This has been a good week for Mark Herring and a not-so-good one for Kirk Cox and Walter Coles.
For Herring, the state’s two-term Democratic attorney general, it’s maybe been even better than a good week. It’s been a great week.
Since February, he’s been caught up in his own “blackface” scandal — although his more forthright confession about darkening his face in college to imitate rapper Kurtis Blow seemed to spare him the condemnation that fell on Gov. Ralph Northam for doing much the same. Of course, the fact that if Herring resigned, a Republican-controlled General Assembly would pick his successor may also have tempered Democratic outrage somewhat, too. Still, instead of being the favorite to win the Democratic nomination for governor in 2021 — especially after Lt. Gov. Justin Fairfax was accused of sexual assault — he’s had to watch as other potential candidates emerge.
Now, much as Shakespeare’s Richard III saw a “winter of discontent made glorious summer,” Herring is undergoing the same happy transformation. Well, happy for him, anyway.
Over the weekend, he set Virginia’s political conversation alight with a proposal to first decriminalize marijuana and then ultimately legalize it altogether. The former is not that radical; even the state Senate’s top Republican, Tommy Norment, R-James City County, has called for the same thing. Still, as a statewide official, Herring is the bigger name. The Daily Press in Newport News observed: “The call from the state’s top lawyer to decriminalize marijuana possession could be enough to break the question free from the General Assembly committees where it has died in recent years, politicians and lobbyists who follow the issue say.”
That’s a potential victory. On Monday, the U.S. Supreme Court handed Herring not one but two actual victories.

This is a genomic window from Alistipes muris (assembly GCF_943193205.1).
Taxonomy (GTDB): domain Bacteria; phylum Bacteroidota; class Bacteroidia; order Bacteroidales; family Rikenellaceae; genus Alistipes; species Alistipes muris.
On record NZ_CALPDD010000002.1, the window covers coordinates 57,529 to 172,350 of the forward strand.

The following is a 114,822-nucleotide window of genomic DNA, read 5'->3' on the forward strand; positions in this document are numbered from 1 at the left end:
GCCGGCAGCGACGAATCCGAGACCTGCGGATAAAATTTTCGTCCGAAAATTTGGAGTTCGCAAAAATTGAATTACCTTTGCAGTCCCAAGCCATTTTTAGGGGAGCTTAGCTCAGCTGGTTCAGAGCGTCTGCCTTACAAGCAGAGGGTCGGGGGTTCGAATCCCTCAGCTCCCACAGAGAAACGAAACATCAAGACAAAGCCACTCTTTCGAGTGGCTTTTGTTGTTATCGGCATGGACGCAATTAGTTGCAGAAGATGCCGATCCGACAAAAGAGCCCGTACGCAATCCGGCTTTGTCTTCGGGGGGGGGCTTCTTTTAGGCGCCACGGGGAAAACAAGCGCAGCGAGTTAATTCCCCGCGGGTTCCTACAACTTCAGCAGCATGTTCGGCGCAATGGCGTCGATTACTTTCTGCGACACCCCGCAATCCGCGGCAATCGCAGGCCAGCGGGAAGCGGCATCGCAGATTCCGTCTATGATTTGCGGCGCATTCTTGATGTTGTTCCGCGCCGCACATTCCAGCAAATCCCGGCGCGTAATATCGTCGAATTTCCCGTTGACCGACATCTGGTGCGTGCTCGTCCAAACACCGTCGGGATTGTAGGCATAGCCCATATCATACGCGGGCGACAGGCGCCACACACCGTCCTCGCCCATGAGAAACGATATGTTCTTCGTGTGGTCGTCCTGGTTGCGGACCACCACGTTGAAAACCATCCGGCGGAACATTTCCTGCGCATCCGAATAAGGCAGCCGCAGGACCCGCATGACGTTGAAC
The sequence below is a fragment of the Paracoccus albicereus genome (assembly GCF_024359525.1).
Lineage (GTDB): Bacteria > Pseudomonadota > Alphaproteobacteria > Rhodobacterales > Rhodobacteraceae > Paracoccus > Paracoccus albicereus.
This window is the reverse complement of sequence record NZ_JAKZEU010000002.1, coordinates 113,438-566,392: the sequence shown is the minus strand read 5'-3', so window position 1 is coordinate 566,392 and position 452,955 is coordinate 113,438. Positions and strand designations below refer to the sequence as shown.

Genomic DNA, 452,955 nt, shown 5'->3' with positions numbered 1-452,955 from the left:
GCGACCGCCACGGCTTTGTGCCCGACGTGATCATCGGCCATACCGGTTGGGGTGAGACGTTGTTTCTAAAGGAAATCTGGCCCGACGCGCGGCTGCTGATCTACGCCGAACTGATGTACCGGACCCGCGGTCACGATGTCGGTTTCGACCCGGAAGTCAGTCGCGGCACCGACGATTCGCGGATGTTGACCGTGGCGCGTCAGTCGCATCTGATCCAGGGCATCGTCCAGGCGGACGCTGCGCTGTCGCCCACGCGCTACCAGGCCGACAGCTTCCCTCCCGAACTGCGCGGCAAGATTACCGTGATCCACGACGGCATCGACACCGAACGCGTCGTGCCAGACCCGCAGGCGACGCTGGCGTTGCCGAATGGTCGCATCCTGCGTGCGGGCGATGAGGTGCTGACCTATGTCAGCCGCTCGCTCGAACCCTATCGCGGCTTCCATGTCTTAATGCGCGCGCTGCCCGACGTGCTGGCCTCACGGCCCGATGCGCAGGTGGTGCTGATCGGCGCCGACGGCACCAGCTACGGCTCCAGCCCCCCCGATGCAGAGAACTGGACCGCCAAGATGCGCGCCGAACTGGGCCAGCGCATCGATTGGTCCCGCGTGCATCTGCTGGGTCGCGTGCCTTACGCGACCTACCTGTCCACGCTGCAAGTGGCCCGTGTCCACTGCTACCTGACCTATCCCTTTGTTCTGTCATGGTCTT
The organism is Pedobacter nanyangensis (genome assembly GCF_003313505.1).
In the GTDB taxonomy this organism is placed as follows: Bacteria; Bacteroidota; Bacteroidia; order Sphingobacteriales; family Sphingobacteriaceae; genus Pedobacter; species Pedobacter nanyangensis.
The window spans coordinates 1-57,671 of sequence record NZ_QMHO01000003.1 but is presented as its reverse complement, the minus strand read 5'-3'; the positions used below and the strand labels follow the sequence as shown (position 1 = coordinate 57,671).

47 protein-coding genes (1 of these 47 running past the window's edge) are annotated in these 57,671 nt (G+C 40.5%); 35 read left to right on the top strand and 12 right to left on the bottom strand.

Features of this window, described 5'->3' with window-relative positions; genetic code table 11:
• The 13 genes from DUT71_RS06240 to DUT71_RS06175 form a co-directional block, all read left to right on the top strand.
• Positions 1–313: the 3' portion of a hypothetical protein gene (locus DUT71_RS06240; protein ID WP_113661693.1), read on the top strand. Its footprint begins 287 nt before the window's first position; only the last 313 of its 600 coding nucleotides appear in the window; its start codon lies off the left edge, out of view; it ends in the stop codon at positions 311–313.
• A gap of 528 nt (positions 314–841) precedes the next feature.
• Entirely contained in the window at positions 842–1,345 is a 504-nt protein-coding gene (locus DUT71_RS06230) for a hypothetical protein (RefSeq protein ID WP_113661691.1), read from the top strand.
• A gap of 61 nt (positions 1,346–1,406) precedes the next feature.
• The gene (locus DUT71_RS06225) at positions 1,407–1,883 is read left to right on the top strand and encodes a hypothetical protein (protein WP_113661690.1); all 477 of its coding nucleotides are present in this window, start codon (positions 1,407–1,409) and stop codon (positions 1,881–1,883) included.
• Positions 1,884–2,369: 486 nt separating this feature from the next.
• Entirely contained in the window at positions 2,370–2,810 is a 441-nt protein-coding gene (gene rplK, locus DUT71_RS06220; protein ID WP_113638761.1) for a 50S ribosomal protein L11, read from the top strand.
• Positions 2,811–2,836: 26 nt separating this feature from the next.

First, the court ruled 5-4 to let stand the latest redistricting map for the Virginia House of Delegates. Politically, this was a big win for Democrats, and Herring hopes they remember whose office argued that case. That’s if there’s any gratitude in politics. There’s not, of course, but that’s beside the point for now.
For the past two years, Republicans have clung to the narrowest of margins in the House of Delegates — 51-49 (now 51-48 with a vacancy). Republicans were already fretting because 12 of their seats are in districts that Democratic statewide candidates have recently won. Then courts ruled that 11 districts in the eastern part of the state were racially gerrymandered to dilute African-American votes — and to fix those 11 districts proceeded to draw new lines for 25 districts. The bottom line: The new House map makes a half-dozen Republican districts much more Democratic; some in those originally endangered 12 and some additional ones. The district that the court changed the most is the one held by House Speaker Kirk Cox, R-Colonial Heights. That means Cox must now fight a two-front war: He has to personally fend off a challenger in a reconfigured district that tilts Democratic (Tim Kaine took 56% of the vote there in last year’s Senate race) while trying to hold onto his party’s majority statewide. Has Virginia ever had a speaker of the House lose re-election? Not in modern times, which is a fancy way of saying we can’t immediately determine what happened back in the 1800s.